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10. patterns of inheritance

Bio Lecture ppt
Patterns of Inheritance

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10. patterns of inheritance

  1. 1. Patterns of Inheritance
  2. 2. Chromosome Review
  3. 3. Genetics • Study of the patterns of inheritance • Mendelian Genetics – Gregor Mendel – Pea plant experiments • Grow easily • Distinguishable characteristics – Round/Wrinkly, Yellow/Green, Tall/Short • Can control mating
  4. 4. Terminology • Allele—Alternate forms of a gene • Dominant Allele—trait that exerts its effects whenever present – Symbolized by capitol letter (B) – Ex. Dwarfism, Huntington’s disease • Recessive Allele—trait that is masked if a dominant trait is present – Symbolized by lower case letter (b) – Ex. Blue eyes
  5. 5. Terminology • Genotype—Genetic makeup of an organisms – Homozygous—2 alleles that are the same (BB or bb) – Heterozygous—2 different alleles (Bb) • Phenotype—Observable characteristics – Brown eyes, brown hair, tall, short • Generation—group of organisms born around the same time – P Generation—Parental – F1—offspring of parent, first filial generation – F2—1st generation of offspring
  6. 6. Genetic Terminology Term Definition Generations P First (parental) generation F1 children (Latin filii) of generation P F2 children of generation F1 Chromosomes and Genes chromosome macromolecules found in cells, consisting of DNA, protein and RNA gene the unit of heredity of a living organism locus specific location of a gene, DNA sequence, or position on a chromosome allele one of a number of alternative forms of the same gene or genetic locus Term Definition Dominant and recessive dominant allele an allele that is always expressed if present recessive allele an allele that is only expressed if the dominant allele is not present Genotypes and Phenotypes genotype the genetic makeup of a cell, an organism, or an individual homozygous contains two of the same allele of a gene heterozygous contains two different alleles of a gene phenotype an organism's observable characteristics or traits true breeding pure-bred, is an organism that always passes down a certain phenotypic trait to its offspring wild type most common phenotype in nature mutant physical or genetic difference from a mutation in a gene
  7. 7. Tracking Inheritance • Monohybrid Cross—Mating between individuals that are BOTH heterozygous • Dihybrid Cross—Mating between individuals that are heterozygous for 2 traits (genes) • Punnett Square—diagram showing genotypes in a monohybrid cross – Test cross—a Punnett square done to figure out the genotype of an unknown • Always use a homozygous recessive individual with unknown
  8. 8. Male parent Female parent Yy Yy Female gametes (1:1) Y y Y y YY Yy Yy yy Genotypic ratio 1:2:1 (1 YY: 2 Yy: 1 yy) Phenotypic ratio 3:1 (3 yellow: 1 green) Copyright © The McGraw-Hill Companies, Inc. Permission required for reproduction or display. Male gametes (1:1) Monohybrid Cross
  9. 9. If plant is homozygous dominant (YY): y y Y y Y Male gametes y Y y y Male gametes y YY Female gametes Yy Yellow seeds (Yy): 100% chance Yy Yy Yy yy If plant is heterozygous (Yy): Yy Female gametes Yellow seeds (Yy): 50% chance Green seeds (yy): 50% chance Yy yy Yy yy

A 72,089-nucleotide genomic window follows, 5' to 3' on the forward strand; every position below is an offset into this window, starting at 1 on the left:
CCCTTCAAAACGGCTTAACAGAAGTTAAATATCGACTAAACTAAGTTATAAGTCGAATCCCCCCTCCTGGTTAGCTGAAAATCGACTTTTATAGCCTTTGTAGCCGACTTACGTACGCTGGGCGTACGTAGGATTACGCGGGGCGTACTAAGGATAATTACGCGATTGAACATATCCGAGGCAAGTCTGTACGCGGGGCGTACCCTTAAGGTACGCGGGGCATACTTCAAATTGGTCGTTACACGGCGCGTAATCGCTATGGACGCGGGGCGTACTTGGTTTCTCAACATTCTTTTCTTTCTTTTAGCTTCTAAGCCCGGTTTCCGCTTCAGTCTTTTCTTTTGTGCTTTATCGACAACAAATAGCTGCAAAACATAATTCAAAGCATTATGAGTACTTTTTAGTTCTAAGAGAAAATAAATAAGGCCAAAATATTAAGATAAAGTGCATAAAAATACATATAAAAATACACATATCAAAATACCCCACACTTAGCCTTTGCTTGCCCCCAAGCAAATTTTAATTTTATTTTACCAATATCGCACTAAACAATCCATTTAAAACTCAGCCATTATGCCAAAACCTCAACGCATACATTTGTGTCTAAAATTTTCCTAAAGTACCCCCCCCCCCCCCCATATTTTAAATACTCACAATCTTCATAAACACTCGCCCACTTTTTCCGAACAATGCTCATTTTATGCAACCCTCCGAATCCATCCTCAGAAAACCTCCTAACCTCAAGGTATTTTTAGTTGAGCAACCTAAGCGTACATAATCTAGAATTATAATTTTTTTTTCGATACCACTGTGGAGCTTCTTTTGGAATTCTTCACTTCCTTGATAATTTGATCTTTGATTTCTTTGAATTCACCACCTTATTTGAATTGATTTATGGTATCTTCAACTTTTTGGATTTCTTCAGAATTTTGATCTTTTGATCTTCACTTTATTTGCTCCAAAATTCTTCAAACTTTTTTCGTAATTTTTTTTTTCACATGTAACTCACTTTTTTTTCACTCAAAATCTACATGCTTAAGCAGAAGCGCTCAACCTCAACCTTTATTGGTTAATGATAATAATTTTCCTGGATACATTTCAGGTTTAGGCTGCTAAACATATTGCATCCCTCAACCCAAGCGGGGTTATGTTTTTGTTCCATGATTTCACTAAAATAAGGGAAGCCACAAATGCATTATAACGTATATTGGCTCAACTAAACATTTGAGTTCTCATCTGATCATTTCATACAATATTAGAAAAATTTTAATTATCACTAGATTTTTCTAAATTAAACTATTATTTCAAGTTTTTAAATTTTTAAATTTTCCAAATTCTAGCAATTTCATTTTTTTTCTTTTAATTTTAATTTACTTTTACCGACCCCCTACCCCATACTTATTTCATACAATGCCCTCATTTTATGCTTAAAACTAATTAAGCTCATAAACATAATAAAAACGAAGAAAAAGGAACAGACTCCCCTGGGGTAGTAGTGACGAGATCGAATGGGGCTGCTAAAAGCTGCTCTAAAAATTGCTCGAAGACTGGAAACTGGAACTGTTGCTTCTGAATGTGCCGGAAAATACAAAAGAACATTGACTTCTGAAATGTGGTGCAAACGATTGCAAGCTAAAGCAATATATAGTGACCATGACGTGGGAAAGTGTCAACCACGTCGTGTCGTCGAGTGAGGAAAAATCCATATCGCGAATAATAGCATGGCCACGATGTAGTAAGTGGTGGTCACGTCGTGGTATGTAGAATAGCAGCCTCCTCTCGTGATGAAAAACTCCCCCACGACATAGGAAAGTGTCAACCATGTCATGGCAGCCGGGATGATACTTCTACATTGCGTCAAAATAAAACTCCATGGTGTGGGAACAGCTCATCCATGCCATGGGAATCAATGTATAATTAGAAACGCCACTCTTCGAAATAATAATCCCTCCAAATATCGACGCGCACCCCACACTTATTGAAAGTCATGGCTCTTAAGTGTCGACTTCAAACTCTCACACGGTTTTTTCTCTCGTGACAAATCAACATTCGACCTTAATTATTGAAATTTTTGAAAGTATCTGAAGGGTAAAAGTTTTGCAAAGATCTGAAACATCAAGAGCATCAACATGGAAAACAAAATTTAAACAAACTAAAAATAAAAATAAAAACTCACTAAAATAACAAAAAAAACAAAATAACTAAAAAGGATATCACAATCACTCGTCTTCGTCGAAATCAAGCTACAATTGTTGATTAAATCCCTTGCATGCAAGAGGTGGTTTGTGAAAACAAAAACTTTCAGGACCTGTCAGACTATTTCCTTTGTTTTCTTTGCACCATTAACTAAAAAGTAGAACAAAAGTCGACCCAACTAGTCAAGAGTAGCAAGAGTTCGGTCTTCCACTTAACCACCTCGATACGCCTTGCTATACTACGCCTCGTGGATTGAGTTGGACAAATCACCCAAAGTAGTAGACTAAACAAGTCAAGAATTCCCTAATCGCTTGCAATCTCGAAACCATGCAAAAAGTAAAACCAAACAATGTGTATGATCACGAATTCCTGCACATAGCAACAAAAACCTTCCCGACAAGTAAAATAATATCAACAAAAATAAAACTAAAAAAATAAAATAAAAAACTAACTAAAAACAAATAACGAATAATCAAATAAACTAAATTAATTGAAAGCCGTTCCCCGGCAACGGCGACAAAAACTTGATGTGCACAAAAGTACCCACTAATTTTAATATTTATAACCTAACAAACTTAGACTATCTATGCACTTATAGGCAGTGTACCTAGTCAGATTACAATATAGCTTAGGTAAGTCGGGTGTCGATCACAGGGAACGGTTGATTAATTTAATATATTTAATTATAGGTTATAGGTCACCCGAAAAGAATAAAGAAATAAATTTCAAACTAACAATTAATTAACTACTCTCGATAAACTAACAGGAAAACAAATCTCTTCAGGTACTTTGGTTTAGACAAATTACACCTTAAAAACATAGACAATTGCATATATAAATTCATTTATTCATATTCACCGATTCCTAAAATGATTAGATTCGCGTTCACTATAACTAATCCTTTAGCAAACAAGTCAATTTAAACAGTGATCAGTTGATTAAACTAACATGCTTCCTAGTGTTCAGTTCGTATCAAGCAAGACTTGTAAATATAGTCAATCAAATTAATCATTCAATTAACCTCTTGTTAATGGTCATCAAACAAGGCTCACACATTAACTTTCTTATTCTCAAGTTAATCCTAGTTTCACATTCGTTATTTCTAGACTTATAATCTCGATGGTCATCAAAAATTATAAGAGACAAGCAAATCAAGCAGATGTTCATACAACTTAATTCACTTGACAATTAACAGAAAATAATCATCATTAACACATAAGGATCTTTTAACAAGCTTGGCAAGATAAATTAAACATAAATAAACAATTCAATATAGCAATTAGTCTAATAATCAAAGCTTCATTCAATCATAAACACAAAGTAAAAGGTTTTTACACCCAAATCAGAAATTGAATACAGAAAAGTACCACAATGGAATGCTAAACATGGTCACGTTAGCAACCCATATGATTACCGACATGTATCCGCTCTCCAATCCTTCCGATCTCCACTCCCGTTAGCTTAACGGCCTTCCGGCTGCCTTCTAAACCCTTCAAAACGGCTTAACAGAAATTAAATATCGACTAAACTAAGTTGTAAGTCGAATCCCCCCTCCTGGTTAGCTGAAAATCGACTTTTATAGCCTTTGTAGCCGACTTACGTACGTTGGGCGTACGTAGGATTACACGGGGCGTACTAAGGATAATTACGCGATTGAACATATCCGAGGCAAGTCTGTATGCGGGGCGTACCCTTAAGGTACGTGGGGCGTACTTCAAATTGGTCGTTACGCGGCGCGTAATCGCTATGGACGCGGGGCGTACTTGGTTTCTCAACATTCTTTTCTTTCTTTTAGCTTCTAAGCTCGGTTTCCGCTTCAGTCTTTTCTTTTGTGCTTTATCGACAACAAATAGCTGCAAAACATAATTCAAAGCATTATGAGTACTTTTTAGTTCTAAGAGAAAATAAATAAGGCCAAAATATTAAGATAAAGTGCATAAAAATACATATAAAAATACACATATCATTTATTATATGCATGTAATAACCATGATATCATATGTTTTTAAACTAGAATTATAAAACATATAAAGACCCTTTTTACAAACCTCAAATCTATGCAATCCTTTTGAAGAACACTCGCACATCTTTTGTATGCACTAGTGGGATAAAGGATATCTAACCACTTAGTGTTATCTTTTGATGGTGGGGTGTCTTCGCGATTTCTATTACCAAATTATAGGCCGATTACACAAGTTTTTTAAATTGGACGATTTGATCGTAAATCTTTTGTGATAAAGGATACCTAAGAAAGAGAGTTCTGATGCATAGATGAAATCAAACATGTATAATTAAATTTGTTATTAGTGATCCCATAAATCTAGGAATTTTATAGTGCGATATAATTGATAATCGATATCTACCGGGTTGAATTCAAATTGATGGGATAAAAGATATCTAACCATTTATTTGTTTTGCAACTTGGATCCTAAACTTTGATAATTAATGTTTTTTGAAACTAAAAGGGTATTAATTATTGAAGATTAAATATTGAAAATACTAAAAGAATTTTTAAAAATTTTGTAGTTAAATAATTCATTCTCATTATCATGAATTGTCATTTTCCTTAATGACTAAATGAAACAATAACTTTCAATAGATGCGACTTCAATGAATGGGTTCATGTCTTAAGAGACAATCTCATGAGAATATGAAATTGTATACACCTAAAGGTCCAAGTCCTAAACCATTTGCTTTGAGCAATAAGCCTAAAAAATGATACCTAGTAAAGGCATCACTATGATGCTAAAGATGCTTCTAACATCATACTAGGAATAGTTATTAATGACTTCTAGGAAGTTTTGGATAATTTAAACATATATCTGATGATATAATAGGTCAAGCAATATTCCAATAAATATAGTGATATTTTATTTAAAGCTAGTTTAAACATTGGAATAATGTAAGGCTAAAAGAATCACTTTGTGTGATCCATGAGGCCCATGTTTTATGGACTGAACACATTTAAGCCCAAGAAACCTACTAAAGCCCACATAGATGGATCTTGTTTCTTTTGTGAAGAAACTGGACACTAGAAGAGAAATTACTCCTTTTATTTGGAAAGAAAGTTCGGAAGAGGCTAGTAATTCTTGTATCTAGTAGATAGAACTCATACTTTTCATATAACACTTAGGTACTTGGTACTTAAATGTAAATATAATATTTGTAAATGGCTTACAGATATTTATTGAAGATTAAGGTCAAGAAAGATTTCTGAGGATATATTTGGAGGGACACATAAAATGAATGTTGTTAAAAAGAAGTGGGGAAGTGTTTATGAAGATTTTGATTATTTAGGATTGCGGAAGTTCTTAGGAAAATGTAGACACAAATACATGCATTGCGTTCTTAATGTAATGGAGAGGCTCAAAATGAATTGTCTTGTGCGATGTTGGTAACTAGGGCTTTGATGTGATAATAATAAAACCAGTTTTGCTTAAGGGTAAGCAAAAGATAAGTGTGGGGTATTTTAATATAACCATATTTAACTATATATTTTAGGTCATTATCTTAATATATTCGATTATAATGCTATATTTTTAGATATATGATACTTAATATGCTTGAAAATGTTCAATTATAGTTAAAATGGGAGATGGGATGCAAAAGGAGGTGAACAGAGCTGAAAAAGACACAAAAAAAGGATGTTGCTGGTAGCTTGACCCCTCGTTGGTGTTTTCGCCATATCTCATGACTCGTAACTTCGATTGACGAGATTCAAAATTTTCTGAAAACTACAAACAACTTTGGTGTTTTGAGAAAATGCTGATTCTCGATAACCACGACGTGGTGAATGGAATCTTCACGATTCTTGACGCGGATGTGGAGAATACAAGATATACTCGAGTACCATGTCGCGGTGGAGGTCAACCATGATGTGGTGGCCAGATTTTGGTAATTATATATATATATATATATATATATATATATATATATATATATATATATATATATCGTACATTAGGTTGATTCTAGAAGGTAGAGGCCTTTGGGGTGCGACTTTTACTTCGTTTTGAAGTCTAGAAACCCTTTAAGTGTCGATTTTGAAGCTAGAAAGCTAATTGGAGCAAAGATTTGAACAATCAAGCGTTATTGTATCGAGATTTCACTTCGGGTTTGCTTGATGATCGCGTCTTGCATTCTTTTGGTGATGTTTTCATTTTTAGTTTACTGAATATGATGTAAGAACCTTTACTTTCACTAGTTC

10. 10. Law of Segregation • Two alleles of each gene are packed into separate gametes – Alleles move apart during meiosis – Occurs during meiosis 1—Metaphase • Homologous chromosome move to opposite ends of poles
  11. 11. Law of Segregation Every individual contains a pair of alleles for each particular trait which segregate or separate during cell division (assuming diploidy) for any particular trait and that each parent passes a randomly selected copy (allele) to its offspring. Gametes will be paired randomly with gametes from the other parent.
  12. 12. Example 1. P generation 2. F1 generation 3. F2 generation
  13. 13. Genetics Problem The ability to curl your tongue up on the sides (T, tongue rolling) is dominant to not being able to roll your tongue. A woman who can roll her tongue marries a man who cannot. Their first child has his father’s phenotype. What are the genotypes of the mother, father, and child? What is the probability that their second child will be a tongue roller?
  14. 14. Law of Independent Assortment • The segregation of alleles of one gene does not influence the alleles for another gene – Alleles are RANDOMLY packaged in gametes • Since we have SO MANY genes, can’t keep doing punnett square. – Use Product Rule—The chance that 2 independent events will both occur = the product of individual chances that each event will occur
  15. 15. Product Rule
  16. 16. Law of Independant Assortment
  17. 17. Law of Independent Assortment and Dihybrid Crosses About 70% of Americans perceive a bitter taste from the chemical phenylthiocarbamide (PTC). The ability to taste this chemical results from a dominant allele (T) and not being able to taste PTC is the result of having two recessive alleles (t). Albinism is also a single locus trait with normal pigment being dominant (A) and the lack of pigment being recessive (a). A normally pigmented woman who cannot taste PTC has a father who is an albino taster. She marries a homozygous, normally pigmented man who is a taster but who has a mother that does not taste PTC. What percentage of the children will be albinos? What percentage of the children will be non-taster of PTC?